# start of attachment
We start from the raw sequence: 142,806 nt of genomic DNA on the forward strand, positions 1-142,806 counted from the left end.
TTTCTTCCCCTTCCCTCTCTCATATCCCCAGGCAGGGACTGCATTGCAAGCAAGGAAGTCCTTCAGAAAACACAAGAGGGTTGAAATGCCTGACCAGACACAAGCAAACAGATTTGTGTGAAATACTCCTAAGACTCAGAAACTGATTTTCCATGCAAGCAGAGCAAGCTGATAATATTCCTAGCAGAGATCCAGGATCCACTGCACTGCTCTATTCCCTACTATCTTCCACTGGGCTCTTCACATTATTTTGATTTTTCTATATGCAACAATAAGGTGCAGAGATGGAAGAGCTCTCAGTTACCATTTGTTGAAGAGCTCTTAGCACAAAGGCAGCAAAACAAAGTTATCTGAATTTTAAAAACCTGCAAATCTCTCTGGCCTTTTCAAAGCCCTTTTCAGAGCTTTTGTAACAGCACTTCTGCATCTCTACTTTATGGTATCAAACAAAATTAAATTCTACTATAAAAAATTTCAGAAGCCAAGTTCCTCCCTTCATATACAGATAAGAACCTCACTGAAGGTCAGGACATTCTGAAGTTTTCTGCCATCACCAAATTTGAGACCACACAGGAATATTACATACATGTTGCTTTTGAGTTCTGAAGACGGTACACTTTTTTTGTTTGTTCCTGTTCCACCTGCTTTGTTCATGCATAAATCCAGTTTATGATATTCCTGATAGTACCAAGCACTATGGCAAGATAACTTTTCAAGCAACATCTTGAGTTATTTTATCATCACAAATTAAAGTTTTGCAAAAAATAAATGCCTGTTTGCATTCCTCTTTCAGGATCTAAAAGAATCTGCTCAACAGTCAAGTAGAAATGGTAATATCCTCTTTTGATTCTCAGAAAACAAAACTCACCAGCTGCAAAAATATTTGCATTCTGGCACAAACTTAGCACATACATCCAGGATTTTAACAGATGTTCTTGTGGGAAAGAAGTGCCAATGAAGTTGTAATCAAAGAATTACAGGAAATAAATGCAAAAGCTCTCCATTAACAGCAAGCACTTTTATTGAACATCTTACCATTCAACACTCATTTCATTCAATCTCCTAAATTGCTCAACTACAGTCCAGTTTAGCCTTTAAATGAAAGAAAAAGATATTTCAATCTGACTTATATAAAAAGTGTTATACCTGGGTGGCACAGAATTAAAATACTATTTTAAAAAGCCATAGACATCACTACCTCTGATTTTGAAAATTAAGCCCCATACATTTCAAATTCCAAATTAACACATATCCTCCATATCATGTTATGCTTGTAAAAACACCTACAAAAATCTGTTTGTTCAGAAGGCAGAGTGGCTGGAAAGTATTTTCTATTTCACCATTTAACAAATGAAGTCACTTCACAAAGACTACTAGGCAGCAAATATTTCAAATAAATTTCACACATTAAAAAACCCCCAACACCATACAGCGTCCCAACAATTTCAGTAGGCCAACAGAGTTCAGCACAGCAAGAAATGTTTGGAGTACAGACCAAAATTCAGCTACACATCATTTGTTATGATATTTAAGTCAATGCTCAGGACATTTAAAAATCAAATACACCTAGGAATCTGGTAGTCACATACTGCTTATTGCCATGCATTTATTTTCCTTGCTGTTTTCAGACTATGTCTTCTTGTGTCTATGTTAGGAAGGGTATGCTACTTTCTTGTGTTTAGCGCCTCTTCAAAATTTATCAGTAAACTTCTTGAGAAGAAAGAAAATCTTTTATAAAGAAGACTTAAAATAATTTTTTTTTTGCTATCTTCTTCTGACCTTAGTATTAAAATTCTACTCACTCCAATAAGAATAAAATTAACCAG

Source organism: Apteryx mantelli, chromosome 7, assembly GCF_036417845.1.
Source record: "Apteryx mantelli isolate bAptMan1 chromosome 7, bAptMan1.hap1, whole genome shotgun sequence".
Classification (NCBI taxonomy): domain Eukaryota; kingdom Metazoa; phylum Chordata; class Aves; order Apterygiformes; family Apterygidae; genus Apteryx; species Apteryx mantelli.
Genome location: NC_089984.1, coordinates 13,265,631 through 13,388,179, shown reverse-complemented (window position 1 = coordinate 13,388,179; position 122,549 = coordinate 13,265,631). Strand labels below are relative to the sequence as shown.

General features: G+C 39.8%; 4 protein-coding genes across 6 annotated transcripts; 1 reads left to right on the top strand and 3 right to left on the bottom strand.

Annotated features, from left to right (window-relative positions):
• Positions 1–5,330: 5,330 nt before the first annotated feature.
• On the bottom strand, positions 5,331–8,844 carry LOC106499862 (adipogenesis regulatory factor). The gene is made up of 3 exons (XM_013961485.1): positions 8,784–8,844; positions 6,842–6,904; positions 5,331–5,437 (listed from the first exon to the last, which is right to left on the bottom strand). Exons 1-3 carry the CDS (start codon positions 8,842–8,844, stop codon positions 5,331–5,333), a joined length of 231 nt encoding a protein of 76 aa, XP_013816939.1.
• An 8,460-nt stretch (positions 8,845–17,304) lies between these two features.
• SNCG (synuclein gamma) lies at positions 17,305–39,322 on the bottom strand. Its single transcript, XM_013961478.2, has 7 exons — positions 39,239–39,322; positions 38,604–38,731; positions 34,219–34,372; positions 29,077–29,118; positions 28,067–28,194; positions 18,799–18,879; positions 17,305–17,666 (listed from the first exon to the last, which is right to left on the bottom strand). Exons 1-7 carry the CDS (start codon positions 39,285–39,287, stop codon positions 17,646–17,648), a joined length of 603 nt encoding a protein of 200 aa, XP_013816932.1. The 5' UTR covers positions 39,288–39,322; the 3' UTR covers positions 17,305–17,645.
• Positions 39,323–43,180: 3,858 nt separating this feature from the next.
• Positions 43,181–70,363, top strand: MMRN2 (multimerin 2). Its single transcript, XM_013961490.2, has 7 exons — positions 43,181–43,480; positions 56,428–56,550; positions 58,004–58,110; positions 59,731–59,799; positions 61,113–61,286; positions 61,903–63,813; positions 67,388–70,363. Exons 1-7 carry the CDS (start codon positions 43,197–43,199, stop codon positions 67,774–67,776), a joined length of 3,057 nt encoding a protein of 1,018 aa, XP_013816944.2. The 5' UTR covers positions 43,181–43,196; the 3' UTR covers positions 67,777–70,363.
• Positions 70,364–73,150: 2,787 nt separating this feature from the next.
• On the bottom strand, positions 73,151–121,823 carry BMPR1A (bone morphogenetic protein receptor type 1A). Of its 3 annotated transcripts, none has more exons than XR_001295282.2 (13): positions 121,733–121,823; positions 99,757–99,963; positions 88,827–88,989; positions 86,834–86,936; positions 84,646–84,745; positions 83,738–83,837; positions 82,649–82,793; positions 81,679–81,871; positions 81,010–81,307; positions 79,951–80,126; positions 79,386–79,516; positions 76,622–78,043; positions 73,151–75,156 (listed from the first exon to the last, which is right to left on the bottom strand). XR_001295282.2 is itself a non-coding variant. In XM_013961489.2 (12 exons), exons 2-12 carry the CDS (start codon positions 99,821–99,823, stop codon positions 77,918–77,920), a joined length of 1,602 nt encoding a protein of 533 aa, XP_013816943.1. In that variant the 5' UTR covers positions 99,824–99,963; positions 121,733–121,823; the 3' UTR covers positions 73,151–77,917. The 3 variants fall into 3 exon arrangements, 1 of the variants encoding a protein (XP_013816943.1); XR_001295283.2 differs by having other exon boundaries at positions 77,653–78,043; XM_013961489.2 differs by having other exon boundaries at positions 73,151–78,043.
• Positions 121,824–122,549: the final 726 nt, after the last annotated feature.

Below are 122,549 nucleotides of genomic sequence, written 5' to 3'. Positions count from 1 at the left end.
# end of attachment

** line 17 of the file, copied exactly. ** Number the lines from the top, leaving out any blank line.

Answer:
• Positions 121,824–122,549: the final 726 nt, after the last annotated feature.